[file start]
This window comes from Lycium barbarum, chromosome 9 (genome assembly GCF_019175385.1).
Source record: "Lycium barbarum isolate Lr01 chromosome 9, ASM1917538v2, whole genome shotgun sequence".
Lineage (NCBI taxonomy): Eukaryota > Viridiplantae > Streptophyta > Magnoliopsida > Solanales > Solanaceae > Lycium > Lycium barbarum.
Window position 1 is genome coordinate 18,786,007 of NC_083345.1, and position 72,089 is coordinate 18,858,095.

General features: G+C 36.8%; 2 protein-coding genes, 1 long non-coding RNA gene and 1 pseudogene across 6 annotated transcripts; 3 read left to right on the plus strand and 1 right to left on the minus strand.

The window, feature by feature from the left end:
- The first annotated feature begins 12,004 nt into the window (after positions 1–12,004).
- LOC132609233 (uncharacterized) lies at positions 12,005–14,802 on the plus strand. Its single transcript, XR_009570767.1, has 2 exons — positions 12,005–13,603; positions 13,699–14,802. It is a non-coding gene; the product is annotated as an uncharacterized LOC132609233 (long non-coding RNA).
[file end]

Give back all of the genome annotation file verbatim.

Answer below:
This window comes from Lycium barbarum, chromosome 9 (genome assembly GCF_019175385.1).
Source record: "Lycium barbarum isolate Lr01 chromosome 9, ASM1917538v2, whole genome shotgun sequence".
Lineage (NCBI taxonomy): Eukaryota > Viridiplantae > Streptophyta > Magnoliopsida > Solanales > Solanaceae > Lycium > Lycium barbarum.
Window position 1 is genome coordinate 18,786,007 of NC_083345.1, and position 72,089 is coordinate 18,858,095.

General features: G+C 36.8%; 2 protein-coding genes, 1 long non-coding RNA gene and 1 pseudogene across 6 annotated transcripts; 3 read left to right on the plus strand and 1 right to left on the minus strand.

The window, feature by feature from the left end:
- The first annotated feature begins 12,004 nt into the window (after positions 1–12,004).
- LOC132609233 (uncharacterized) lies at positions 12,005–14,802 on the plus strand. Its single transcript, XR_009570767.1, has 2 exons — positions 12,005–13,603; positions 13,699–14,802. It is a non-coding gene; the product is annotated as an uncharacterized LOC132609233 (long non-coding RNA).